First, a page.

Writing a persuasive business proposal is always a daunting task, even for well-seasoned professionals. Still, with some careful planning and with the help of this practical, step-by-step guide, even beginners can devise a winning business plan that is workable, convincing and engaging.
An effective business proposal has to be supported by relevant data obtained from a thorough market research. The market climate is competitive and constantly shifting, which why conducting market research should always be the first step when writing a new business proposal. There are many ways to gather data for market research – surveys, interviews, focus groups, web resources and observation. The methods that you’re going to use depend largely on your target market, but as a general rule, you should focus primarily on the market size and current trends. This will help you make a better estimate of how the target market will grow and prepare a financial forecast that will convince the clients that your business proposal is worth the investment.
Outline and structure
Once you have collected and analyzed market data that will support your business plan, it is time to draw up an outline and figure out the structure of the proposal. Even for experienced business people, it is very easy to get overwhelmed and frustrated by the sheer amount of information that has to be taken into account when writing a proposal. This is why you should never skip this step and start writing before you have a skeleton framework for your business plan. Come up with an outline by noting dawn the main ideas of the proposal and then expand each one of them with additional points. Decide how to arrange the key points by using numbers to help you make an organized structure, and make your proposal benefit-oriented by focusing the most on those points that discuss your client’s needs.
Language and tone
Using the right language and getting the tone of your proposal just right is a crucial ingredient of a convincing proposal. The key thing to keep in mind is that an effective business proposal has to be unambiguous and easy to understand. The language should be clear, precise, and to-the-point. Avoid overly technical lingo and long-winded descriptive paragraphs, but also don’t use slang or make sarcastic jokes. Try to find a balance between a formal and informal tone to establish a conversational, but professional rapport with the client. Finally, check your proposal for any grammatical and stylistic errors or discriminatory language. No matter how good the content of the proposal might be, even one of these careless mistakes can leave a very bad impression on your client.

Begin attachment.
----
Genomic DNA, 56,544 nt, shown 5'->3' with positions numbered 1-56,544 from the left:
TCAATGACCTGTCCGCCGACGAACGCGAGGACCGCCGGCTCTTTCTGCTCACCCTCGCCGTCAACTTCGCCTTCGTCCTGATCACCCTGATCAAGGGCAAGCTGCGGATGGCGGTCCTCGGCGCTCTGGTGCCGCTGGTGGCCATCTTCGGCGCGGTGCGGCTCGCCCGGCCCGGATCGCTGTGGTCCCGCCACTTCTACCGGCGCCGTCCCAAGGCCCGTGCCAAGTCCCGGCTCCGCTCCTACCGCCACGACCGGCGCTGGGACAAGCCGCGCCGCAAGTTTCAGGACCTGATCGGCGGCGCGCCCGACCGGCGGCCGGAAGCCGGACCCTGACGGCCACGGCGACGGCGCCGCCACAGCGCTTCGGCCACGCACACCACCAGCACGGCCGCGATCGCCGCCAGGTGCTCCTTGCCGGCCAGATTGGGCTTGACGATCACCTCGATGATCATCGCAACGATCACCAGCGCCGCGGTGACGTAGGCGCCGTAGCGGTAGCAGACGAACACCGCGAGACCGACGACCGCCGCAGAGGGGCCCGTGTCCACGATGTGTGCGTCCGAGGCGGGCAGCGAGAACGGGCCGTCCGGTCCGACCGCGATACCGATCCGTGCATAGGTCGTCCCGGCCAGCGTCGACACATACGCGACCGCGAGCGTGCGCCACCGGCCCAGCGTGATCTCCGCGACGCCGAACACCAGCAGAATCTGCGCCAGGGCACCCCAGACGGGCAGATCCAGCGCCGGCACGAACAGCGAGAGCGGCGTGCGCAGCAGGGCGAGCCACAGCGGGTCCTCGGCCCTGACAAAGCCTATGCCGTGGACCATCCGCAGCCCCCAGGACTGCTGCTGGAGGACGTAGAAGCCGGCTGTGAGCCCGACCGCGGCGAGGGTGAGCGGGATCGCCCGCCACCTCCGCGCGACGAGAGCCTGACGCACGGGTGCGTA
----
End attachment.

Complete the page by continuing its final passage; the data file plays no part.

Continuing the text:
The executive summary is the most important part of a business proposal as it is the first thing the client will read. This is an introductory section of your proposal where you have the chance to grab your audience’s attention and spark their interest in reading the rest of your plan. Even though the summary is the first thing that comes after the title, it is best to leave it for last when writing the proposal. It is only once you plan is finalized that you can summarize it effectively and decide which main points are most likely to draw the clients in. Make the language of the summary clear and concise, and be as specific as possible. The focus of the executive summary should be on identifying the problems and giving a short overview of proposed solutions. Just like the rest of your proposal, the summary needs to show that you understand your clients’ needs and are prepared to meet them.